Pakistani prime ministers rarely pay official visits to Nepal, and vice versa. There are few significant bilateral issues between the two countries, which established relations in 1960, that demand frequent visits or meetings at the top political level between the two countries. Regional platforms like the South Asian Association for Regional Cooperation (SAARC) and other international platforms serve as a suitable enough opportunity to interact with each other.
Yet Pakistani Prime Minister Shahid Khaquan Abbasi landed in Kathmandu on March 5, marking the first official visit by a Pakistani head of the government in over two decades. The last Pakistani prime minister to visit Nepal on a bilateral basis was Benazir Bhutto in 1994. The heads of government for both countries have traveled to each other’s capitals to participate in past SAARC summits — former Pakistani Prime Minister Nawaz Sharif had visited Nepal to attend the 18th SAARC Summit in 2014 — but purely bilateral visits are rare.
Abbasi’s recent surprise visit to Nepal is special and his comments about regional matters have caused ripples in the South Asian political waters. Abbasi is the first high-level foreign dignitary to visit Nepal after the formation of the new government, led by Communist Party of Nepal (Unified Marxist-Leninist) (CPN-UML) Chairman K.P. Sharma Oli. Usually India and China rush to Kathmandu to congratulate new regimes, offering development assistance packages. This time Pakistan beat them both (although prior to the government’s formation Indian Minister for External Affairs Sushma Swaraj had visited Kathmandu to congratulate Oli on his election victory).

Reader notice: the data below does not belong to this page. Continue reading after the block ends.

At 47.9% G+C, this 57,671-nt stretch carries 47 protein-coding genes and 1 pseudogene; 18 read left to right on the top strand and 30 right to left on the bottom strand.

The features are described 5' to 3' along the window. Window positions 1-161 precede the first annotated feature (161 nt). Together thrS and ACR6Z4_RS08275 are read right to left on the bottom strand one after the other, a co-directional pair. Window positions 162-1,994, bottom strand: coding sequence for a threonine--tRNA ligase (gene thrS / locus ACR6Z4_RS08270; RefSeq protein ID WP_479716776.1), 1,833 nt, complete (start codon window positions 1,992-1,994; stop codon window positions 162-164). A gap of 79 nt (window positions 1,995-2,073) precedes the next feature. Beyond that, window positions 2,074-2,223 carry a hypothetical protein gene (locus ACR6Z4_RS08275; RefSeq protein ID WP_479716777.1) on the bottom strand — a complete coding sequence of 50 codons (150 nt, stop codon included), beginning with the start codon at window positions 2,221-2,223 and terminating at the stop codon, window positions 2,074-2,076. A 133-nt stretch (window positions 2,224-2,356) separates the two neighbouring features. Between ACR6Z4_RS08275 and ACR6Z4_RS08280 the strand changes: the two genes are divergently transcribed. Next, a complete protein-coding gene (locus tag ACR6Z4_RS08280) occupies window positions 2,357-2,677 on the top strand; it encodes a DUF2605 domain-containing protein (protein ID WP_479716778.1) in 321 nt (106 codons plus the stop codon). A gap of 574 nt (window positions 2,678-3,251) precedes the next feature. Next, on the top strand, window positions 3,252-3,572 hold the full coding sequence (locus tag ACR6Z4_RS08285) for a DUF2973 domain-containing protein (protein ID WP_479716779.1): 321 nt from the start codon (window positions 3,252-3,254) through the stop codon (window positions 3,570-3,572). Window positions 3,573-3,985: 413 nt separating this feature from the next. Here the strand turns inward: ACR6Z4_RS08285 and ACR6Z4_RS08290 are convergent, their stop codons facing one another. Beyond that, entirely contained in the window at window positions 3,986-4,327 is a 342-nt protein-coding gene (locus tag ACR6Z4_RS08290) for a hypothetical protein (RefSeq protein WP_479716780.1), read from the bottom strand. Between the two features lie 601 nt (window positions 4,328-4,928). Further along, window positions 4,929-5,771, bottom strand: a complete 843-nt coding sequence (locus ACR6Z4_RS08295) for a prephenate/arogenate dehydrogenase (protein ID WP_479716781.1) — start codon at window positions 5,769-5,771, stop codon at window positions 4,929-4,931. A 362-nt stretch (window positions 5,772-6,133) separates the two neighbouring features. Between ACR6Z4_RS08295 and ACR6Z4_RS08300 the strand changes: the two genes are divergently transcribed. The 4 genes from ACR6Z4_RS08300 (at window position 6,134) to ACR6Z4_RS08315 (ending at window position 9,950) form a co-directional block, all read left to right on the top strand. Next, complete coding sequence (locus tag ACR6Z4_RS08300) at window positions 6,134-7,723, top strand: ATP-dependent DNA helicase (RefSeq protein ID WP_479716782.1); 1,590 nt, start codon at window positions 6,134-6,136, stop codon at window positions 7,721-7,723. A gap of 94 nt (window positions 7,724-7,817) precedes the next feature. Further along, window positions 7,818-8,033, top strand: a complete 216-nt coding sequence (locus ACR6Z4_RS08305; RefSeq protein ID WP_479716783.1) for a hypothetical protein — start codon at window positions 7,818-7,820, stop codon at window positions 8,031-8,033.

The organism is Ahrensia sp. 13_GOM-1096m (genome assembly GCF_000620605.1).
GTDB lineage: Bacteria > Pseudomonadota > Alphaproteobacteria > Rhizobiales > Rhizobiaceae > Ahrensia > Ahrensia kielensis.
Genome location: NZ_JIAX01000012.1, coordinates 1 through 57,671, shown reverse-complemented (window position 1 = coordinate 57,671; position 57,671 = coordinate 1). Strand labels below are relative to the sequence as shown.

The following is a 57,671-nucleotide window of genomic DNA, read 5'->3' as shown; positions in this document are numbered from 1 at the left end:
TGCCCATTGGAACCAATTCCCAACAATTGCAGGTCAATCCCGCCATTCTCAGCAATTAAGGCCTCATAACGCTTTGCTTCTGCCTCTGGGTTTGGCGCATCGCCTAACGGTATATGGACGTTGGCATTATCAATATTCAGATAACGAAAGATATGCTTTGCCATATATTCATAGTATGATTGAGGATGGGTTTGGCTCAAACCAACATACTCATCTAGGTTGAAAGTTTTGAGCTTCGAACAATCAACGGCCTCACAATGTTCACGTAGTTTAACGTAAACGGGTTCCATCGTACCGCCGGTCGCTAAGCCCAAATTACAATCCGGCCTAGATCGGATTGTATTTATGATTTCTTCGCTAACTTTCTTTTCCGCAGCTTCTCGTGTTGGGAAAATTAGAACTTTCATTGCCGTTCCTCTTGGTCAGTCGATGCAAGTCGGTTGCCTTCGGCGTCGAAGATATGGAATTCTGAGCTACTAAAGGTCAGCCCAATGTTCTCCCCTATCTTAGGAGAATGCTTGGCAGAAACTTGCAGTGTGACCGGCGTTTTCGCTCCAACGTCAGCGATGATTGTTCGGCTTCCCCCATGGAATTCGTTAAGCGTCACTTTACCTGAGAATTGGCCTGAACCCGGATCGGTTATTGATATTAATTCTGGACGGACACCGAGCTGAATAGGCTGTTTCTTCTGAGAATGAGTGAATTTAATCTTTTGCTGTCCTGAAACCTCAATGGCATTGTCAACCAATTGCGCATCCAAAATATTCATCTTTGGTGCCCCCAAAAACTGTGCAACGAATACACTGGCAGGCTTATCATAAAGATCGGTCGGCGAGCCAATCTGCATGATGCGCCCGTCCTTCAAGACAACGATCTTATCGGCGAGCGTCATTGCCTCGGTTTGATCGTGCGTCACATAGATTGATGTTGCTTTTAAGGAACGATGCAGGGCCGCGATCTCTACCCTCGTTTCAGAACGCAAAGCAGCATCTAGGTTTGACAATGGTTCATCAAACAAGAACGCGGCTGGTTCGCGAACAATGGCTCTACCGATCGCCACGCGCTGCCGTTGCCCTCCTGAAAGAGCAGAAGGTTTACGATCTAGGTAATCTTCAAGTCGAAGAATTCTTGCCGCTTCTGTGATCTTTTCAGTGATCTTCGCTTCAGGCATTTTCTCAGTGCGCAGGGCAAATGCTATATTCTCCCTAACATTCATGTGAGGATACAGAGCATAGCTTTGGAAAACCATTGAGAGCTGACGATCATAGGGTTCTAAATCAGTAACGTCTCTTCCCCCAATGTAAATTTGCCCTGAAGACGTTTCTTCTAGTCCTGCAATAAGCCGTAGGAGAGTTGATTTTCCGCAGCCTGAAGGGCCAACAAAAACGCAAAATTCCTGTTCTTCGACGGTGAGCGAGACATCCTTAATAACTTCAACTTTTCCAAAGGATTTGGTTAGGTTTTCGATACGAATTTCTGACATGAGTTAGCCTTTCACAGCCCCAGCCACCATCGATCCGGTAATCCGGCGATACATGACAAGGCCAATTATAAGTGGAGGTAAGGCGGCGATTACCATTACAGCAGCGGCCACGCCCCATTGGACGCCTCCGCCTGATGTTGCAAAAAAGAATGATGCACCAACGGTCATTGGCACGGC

The Pakistani prime minister’s visit took place at a time when India and China are competing for influence in Nepal. Chinese and Indian ambassadors in Kathmandu frequently meet with Oli. For example, on February 23, Indian Ambassador to Nepal Manjeev Singh Puri and Chinese Ambassador to Nepal Yu Hong visited the prime minister’s residence to extend their best wishes on his 67th birthday. The Indian and Chinese ambassadors have easy access to Nepal’s leaders, more so than many other countries’ diplomats.
During his visit, Abbasi congratulated the Nepali people for successfully holding three levels of elections last year, a milestone development in the implementation of the constitution adopted in 2015. The Pakistani prime minister, however, did not meet with the main opposition leader, Nepali Congress’ Sher Bahadur Deuba.
On the bilateral front, both countries have agreed to expedite high-level engagement and enhance economic cooperation. Abbasi announced an increase in the numbers of scholarship to Nepali students in Pakistan.
During his two-day visit to Nepal, the Pakistani prime minister also raised some regional issues — and this is what has created a larger ripple in South Asia.
In particular, Abbasi raised the issue of SAARC. He urged his Nepali counterpart Oli and Chairman of the Communist Party of Nepal (Maoist Center) Pushpa Kamal Dahal to take measures to organize the 19th SAARC summit as soon as possible.
“Prime Minister Shahid Khaqan Abbasi stated that Pakistan is committed to the SAARC process and urged the leaders of Nepal to play their role for early convening of the SAARC Summit in Islamabad,” a Pakistani foreign ministry statement read.